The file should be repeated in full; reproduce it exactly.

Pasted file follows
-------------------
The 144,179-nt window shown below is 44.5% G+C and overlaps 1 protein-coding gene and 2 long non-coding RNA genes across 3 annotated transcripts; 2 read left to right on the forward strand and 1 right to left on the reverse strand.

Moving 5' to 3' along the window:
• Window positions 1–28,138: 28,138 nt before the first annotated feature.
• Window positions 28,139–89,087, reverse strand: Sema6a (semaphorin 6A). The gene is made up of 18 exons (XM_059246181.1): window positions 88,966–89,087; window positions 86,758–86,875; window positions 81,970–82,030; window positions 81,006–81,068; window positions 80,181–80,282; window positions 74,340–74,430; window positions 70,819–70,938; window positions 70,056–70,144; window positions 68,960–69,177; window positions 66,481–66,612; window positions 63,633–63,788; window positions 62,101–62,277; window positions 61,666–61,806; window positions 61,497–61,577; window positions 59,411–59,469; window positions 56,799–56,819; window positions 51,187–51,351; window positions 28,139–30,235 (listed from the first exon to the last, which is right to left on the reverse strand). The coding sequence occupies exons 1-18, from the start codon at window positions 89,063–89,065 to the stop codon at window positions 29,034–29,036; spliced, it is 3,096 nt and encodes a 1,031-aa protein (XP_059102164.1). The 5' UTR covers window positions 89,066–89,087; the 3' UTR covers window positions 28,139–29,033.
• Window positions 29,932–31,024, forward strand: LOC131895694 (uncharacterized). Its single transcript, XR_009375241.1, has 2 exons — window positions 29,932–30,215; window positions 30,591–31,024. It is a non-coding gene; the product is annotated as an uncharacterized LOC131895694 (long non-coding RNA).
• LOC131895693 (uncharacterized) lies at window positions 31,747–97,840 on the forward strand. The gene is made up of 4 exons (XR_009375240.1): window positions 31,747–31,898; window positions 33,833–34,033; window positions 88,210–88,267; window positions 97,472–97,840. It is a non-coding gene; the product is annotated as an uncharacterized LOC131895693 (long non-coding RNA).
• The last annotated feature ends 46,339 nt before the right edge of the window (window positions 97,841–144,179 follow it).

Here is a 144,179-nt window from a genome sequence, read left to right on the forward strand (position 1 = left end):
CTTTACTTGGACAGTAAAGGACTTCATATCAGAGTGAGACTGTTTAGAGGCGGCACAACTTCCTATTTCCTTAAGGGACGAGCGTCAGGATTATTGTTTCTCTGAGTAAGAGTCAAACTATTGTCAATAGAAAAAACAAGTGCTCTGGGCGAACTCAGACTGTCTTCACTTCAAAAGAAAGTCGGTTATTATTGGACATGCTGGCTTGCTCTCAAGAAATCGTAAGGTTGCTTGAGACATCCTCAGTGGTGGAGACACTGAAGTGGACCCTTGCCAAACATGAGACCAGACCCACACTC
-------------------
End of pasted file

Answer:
The 144,179-nt window shown below is 44.5% G+C and overlaps 1 protein-coding gene and 2 long non-coding RNA genes across 3 annotated transcripts; 2 read left to right on the forward strand and 1 right to left on the reverse strand.

Moving 5' to 3' along the window:
• Window positions 1–28,138: 28,138 nt before the first annotated feature.
• Window positions 28,139–89,087, reverse strand: Sema6a (semaphorin 6A). The gene is made up of 18 exons (XM_059246181.1): window positions 88,966–89,087; window positions 86,758–86,875; window positions 81,970–82,030; window positions 81,006–81,068; window positions 80,181–80,282; window positions 74,340–74,430; window positions 70,819–70,938; window positions 70,056–70,144; window positions 68,960–69,177; window positions 66,481–66,612; window positions 63,633–63,788; window positions 62,101–62,277; window positions 61,666–61,806; window positions 61,497–61,577; window positions 59,411–59,469; window positions 56,799–56,819; window positions 51,187–51,351; window positions 28,139–30,235 (listed from the first exon to the last, which is right to left on the reverse strand). The coding sequence occupies exons 1-18, from the start codon at window positions 89,063–89,065 to the stop codon at window positions 29,034–29,036; spliced, it is 3,096 nt and encodes a 1,031-aa protein (XP_059102164.1). The 5' UTR covers window positions 89,066–89,087; the 3' UTR covers window positions 28,139–29,033.
• Window positions 29,932–31,024, forward strand: LOC131895694 (uncharacterized). Its single transcript, XR_009375241.1, has 2 exons — window positions 29,932–30,215; window positions 30,591–31,024. It is a non-coding gene; the product is annotated as an uncharacterized LOC131895694 (long non-coding RNA).
• LOC131895693 (uncharacterized) lies at window positions 31,747–97,840 on the forward strand. The gene is made up of 4 exons (XR_009375240.1): window positions 31,747–31,898; window positions 33,833–34,033; window positions 88,210–88,267; window positions 97,472–97,840. It is a non-coding gene; the product is annotated as an uncharacterized LOC131895693 (long non-coding RNA).
• The last annotated feature ends 46,339 nt before the right edge of the window (window positions 97,841–144,179 follow it).

Here is a 144,179-nt window from a genome sequence, read left to right on the forward strand (position 1 = left end):
CTTTACTTGGACAGTAAAGGACTTCATATCAGAGTGAGACTGTTTAGAGGCGGCACAACTTCCTATTTCCTTAAGGGACGAGCGTCAGGATTATTGTTTCTCTGAGTAAGAGTCAAACTATTGTCAATAGAAAAAACAAGTGCTCTGGGCGAACTCAGACTGTCTTCACTTCAAAAGAAAGTCGGTTATTATTGGACATGCTGGCTTGCTCTCAAGAAATCGTAAGGTTGCTTGAGACATCCTCAGTGGTGGAGACACTGAAGTGGACCCTTGCCAAACATGAGACCAGACCCACACTC